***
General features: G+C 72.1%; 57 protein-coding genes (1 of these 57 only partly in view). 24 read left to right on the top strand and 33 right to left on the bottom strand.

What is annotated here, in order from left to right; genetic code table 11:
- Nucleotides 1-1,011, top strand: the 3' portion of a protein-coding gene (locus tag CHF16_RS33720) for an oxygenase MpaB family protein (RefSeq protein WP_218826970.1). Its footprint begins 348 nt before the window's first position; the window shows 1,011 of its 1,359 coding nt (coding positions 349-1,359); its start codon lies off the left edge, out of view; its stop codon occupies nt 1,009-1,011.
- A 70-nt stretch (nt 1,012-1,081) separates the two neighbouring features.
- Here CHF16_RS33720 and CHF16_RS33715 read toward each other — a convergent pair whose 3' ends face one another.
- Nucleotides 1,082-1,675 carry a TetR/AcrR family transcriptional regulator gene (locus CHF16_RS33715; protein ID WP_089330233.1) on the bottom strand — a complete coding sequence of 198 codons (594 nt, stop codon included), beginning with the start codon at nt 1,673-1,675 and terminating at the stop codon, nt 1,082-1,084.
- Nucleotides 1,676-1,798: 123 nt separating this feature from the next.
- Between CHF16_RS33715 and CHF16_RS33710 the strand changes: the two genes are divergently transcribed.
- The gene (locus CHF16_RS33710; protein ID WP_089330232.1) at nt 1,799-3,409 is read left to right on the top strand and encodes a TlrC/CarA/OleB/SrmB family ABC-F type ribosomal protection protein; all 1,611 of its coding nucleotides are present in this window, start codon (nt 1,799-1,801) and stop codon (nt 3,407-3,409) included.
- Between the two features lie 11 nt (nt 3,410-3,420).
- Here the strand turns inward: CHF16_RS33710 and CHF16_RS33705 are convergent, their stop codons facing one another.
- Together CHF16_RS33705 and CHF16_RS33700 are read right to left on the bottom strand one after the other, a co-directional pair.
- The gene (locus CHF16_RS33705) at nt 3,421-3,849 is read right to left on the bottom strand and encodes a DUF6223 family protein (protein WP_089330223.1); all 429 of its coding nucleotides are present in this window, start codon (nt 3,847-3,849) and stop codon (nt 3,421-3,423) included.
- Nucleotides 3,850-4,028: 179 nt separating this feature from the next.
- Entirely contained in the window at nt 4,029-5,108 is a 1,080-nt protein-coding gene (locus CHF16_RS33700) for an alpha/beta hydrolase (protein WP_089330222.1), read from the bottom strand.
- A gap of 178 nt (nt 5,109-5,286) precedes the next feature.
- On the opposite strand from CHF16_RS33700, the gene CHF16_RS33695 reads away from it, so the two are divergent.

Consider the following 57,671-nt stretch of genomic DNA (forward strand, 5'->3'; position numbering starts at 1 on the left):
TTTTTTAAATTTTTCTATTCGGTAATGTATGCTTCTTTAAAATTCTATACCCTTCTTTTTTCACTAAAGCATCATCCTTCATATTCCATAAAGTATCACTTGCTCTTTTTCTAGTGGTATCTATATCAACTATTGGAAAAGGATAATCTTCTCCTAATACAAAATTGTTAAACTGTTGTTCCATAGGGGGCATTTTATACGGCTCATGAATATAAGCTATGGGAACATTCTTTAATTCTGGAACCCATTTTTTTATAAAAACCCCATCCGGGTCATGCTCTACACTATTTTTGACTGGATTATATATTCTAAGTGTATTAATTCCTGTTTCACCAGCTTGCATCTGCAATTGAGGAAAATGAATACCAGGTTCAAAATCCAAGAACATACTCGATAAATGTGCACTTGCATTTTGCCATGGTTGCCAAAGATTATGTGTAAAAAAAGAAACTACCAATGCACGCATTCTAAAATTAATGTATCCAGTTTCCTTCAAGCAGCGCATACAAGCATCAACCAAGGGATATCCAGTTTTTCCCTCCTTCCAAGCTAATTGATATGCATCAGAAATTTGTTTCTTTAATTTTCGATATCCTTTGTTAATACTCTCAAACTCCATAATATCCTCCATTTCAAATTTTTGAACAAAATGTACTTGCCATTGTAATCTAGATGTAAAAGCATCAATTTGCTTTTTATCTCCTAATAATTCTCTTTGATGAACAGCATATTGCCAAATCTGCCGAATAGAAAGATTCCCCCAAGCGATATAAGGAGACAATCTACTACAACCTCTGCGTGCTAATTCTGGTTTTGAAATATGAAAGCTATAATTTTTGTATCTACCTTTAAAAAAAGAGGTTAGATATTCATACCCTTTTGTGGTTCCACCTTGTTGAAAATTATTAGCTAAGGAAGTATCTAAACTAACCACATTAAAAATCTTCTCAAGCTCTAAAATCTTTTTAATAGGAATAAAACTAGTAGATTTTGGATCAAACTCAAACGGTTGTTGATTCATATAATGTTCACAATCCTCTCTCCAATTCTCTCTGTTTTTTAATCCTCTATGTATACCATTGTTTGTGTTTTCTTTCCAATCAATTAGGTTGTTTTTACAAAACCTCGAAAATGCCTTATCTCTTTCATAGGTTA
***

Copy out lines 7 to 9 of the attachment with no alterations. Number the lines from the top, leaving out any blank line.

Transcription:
- Nucleotides 1,676-1,798: 123 nt separating this feature from the next.
- Between CHF16_RS33715 and CHF16_RS33710 the strand changes: the two genes are divergently transcribed.
- The gene (locus CHF16_RS33710; protein ID WP_089330232.1) at nt 1,799-3,409 is read left to right on the top strand and encodes a TlrC/CarA/OleB/SrmB family ABC-F type ribosomal protection protein; all 1,611 of its coding nucleotides are present in this window, start codon (nt 1,799-1,801) and stop codon (nt 3,407-3,409) included.